Photos by the Author
The common name for this plant is Adam’s Needle. It is perhaps the most cultivated of all the hardy Yucca species in England. It can be seen in gardens just about everywhere you go.
There are about 30 species of Yucca around. They belong to the family Agavaceae and thrive principally in North America, the genus being quite wide ranging.
Our species has its natural habitat in the South-eastern States of the USA but is also widely cultivated in Northern Europe in the temperate zones.
Yucca gloriosa is a sub shrub with glaucous green, sword shaped leaves in dense rosettes, emerging from a low, slow growing, woody trunk. Leaves are around 2 feet long and 3 inches wide. Rosettes are usually erect and leaves are tipped with a single, stiff spine.
Flower spikes, sometimes to 15 feet appear in late summer and early autumn. The flowers are broadly bell shaped and are lightly scented. The white flowers are sometimes tinged with pink in some clones, panicules being up to 4 feet long and lasting three to four weeks, late spikes occasionally being ended by an early frost.
In England no seed capsules occur naturally due to the absence of the relevant pollinator, the Yucca Moth for this species.
The species cultivates well in English gardens in well rained soil and eventually forms very large clumps which outgrow their allotted space and spread into the street or over the lawn so that you have difficulty in walking past your house, or cutting the lawn.
To propagate the plant, arm yourself with a pruning saw and a pair of goggles and get in there at the base and saw off the offending offsets. Often over two feet long, these rosettes can be tied up near the end for ease of transportation and handling and can be set in their new positions at any time of the year, removing the string ties when complete. The jumbo size rosettes will soon root down and never look back.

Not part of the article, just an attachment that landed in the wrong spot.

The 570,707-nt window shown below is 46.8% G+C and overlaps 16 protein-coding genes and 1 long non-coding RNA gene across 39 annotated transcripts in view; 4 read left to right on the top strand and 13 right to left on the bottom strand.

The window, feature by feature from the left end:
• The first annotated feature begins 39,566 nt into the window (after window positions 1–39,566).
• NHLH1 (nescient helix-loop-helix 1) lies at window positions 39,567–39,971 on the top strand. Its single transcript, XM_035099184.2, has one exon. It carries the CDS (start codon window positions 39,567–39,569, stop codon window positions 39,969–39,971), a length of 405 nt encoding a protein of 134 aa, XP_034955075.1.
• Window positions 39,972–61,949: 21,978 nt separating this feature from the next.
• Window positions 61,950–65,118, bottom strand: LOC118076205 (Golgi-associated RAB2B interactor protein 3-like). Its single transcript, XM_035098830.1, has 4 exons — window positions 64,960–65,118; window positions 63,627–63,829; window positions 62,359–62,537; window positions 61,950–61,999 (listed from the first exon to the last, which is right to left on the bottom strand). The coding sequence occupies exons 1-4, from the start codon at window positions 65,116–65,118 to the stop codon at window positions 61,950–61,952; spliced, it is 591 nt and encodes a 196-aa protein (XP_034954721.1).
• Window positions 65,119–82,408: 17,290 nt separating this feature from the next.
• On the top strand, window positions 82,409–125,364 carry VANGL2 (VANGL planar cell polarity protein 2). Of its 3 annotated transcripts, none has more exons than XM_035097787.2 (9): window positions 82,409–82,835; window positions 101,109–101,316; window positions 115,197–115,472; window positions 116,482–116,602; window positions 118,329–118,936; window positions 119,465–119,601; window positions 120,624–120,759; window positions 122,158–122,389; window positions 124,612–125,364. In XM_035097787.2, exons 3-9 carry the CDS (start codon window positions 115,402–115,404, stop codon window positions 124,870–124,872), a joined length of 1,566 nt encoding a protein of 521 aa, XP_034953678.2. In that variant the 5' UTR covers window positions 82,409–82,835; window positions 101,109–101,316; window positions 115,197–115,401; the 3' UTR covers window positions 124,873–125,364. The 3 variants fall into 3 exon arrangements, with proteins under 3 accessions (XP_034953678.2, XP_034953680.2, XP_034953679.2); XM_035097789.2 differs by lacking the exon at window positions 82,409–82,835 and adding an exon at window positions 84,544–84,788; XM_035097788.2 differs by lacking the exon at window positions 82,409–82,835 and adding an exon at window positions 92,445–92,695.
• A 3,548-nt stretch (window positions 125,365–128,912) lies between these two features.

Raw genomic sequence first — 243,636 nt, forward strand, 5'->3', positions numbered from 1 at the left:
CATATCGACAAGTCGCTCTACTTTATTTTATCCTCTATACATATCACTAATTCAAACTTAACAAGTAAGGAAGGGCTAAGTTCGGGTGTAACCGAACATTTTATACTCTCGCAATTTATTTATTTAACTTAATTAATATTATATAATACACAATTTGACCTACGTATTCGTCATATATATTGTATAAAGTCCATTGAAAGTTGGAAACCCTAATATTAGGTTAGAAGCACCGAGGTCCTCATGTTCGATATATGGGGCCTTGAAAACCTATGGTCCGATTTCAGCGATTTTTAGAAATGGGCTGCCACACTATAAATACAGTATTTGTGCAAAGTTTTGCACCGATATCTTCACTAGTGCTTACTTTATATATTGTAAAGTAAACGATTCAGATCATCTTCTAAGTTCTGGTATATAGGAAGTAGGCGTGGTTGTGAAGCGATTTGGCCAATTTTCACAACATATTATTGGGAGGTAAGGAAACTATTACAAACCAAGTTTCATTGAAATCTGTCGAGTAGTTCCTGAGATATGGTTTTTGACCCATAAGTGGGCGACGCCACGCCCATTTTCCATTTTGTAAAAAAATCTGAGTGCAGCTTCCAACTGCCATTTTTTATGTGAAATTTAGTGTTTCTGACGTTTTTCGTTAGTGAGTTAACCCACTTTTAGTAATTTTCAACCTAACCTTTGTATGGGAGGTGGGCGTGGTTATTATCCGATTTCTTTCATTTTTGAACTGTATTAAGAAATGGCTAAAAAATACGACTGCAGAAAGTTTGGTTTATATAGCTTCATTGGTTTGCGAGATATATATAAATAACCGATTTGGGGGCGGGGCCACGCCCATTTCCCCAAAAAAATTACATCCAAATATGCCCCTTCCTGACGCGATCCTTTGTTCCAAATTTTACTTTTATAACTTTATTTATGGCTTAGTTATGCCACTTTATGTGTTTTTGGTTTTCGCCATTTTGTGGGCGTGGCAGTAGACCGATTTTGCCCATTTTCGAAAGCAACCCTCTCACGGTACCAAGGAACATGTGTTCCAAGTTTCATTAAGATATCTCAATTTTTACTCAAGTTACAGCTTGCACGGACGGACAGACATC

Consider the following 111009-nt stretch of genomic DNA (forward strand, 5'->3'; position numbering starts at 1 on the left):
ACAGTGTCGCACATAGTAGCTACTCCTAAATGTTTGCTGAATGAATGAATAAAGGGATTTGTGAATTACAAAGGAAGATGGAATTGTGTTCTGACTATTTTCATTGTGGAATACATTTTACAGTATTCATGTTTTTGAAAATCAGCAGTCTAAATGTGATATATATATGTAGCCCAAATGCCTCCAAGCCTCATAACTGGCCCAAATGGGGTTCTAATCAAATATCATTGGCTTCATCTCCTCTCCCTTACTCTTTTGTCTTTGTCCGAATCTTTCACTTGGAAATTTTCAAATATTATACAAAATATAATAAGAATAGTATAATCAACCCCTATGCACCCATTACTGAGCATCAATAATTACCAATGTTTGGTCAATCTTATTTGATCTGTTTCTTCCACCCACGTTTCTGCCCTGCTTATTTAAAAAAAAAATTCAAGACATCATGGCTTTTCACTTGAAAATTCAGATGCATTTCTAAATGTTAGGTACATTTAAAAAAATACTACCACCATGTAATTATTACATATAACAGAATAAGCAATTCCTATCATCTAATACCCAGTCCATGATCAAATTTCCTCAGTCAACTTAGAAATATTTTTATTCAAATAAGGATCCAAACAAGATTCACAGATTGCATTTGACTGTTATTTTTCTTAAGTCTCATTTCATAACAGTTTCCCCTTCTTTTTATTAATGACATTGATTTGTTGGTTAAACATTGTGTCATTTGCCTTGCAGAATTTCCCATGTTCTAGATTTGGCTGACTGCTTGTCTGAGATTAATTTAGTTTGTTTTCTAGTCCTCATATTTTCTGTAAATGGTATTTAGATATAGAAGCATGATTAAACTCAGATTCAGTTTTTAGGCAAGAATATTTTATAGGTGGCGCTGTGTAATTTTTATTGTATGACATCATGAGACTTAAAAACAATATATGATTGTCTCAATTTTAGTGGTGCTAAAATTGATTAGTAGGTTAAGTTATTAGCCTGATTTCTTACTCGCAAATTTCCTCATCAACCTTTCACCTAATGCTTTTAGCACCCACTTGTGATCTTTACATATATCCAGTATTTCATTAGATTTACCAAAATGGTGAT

My own plant came originally from a good work friend of mine. He lived next door to a budding trombone player who practiced extensively and well into the night, seven days a week. Eventually he just had to move house and one day brought in tied up Y. gloriosa offsets in a selection of sizes, taken from the new location, for which he sought new owners. I brought one home about 20 years ago and it has flowered and offsetted many times and now the whole family has a plant each to grow. I regret I never did find out how Dudley’s new house owners fared with the trombone lessons next door.
Other suitable species for outdoor cultivation in England are Y. filamentosa, Y. flaccida and Y. recurvifolia, all of which are native to the SE USA.
Rescued from The Wayback Machine of April 11, 2001.
Rescued photos enlarged using the amazing free Photo enlarger online.